Does your ISP run it's own recursive DNS servers ?

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Does your ISP run it's own recursive DNS servers ?

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Most ISP's/Network operators have outsourced DNS operations to quad/cloud DNS providers ( - Google, - Quad9, - Cloudflare) as it's one less thing to worry about. I know, this is an old-school topic perhaps, but been very interested to know if your ISP runs their own DNS infrastructure. The reason this gets important to know is because DoH(DNS queries over HTTPS) will soon be enabled by all browsers. It has already been enabled by default by Firefox for users in the United States.

The best way to check if your ISP is running their own recursive DNS server - login into the router and check the WAN/Internet page which lists the WAN IP address, Subnet mast, Gatway and DNS(Primary/Secondary). The primary/secondary DNS server IP addresses would be the part that's relevant to this thread. This would work for PPPoE connections which I am assuming would be most in here.

In the case you've configured the connection in bridged mode, you can run ipconfig(Windows), ifconfig(Linux/Unix) and check for the primary/secondary DNS server IP addresses.

I'll start with my response - AS24186(Railtel) runs a DNS server( in anycast. It allows queries only from their network.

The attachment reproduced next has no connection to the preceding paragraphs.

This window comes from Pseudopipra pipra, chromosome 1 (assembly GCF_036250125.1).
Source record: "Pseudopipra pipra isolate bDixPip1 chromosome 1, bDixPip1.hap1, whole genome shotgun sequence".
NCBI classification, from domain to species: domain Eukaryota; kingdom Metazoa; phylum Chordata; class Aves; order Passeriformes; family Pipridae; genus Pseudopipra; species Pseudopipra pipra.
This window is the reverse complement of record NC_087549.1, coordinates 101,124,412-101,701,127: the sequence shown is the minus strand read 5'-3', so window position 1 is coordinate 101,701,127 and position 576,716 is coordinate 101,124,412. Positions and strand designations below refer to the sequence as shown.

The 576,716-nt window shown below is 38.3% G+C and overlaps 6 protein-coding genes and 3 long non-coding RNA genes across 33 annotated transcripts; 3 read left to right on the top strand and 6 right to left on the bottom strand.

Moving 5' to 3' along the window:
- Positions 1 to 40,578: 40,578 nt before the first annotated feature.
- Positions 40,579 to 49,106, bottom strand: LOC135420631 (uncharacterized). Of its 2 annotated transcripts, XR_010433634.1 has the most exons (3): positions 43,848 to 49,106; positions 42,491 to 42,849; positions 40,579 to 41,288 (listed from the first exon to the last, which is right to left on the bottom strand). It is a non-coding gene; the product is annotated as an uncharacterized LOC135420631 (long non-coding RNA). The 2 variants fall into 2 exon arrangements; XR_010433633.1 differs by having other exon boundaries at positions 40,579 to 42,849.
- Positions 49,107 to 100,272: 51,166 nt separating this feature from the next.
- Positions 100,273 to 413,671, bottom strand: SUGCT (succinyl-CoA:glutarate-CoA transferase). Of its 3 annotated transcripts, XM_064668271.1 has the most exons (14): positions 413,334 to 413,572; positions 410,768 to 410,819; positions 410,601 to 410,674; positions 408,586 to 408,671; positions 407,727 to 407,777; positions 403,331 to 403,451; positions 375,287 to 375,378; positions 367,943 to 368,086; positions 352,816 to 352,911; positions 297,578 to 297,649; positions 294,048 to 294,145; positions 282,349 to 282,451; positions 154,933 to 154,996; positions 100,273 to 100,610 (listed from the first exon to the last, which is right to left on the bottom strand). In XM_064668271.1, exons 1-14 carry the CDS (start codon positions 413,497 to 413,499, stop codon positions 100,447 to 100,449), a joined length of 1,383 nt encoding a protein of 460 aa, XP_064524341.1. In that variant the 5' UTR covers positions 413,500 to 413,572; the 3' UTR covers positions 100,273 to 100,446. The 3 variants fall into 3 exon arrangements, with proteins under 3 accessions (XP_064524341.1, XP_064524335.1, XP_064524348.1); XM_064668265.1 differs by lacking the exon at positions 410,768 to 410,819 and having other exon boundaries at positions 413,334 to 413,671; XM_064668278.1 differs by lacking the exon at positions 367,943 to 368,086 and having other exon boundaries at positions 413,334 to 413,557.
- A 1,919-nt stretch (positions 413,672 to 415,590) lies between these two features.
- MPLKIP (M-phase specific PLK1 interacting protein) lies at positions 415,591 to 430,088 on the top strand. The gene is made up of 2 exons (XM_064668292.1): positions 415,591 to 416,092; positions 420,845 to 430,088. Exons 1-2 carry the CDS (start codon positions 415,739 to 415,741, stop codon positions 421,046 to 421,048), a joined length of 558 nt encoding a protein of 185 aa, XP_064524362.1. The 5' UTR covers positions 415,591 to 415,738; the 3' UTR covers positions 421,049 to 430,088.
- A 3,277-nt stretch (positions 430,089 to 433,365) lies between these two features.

I have a local isp here in chennai called Limras Eronet (AS132556 - BLUE LOTUS SUPPORT SERVICES)
They run thier own dns server at and
Allows queries even from other networks.
They don't hijack dns queries like some other ISPs and I'm free to use any dns service I want.

Does it really matter what DNS your ISP is providing?

Ultimately if one knows about DNS, one's going to end up choosing their own anyway.

Plus now we have Anonymized DNS:

Does it really matter what DNS your ISP is providing?
Yes, it does. This information/data is purely as a matter of understanding whether ISP's in India are running their own DNS infrastructure. In addition, the entire internet is moving towards DoH. This means that whatever DNS provided by the ISP will get bypassed and will be sent to a quad DNS provider(Currently it is CloudFlare/NextDNS for Firefox). This further implies that when CF goes down, who do you think the user should complain to because their Internet is now broken ?

In general, knowing what DNS is being used will be of paramount importance - both for users and network operators.

Plus now we have Anonymized DNS:
I know and understand your line of thinking. However, it is also a fact that the common user of the Internet isn't going to use setup & run dnscrypt. For the common user of the Internet, DoH will takeover.
@swapneelp Well, the user needs to know to set up a fallback DNS from a different provider. I also prefer Cloudflare, but I do have Google DNS as fall back. I've never been robbed of DNS resolving ever.

Also, ISPs need to ensure fallback resolver is set up during installation and also in their own network configurations.
Yes my ISP uses their own DNS Infra.

Adding to the discussion on why DNS Infra is important for ISPs, many CDNs map using DNS. DNS helps in CDN decision making of which node will deliver traffic to users of the ISP.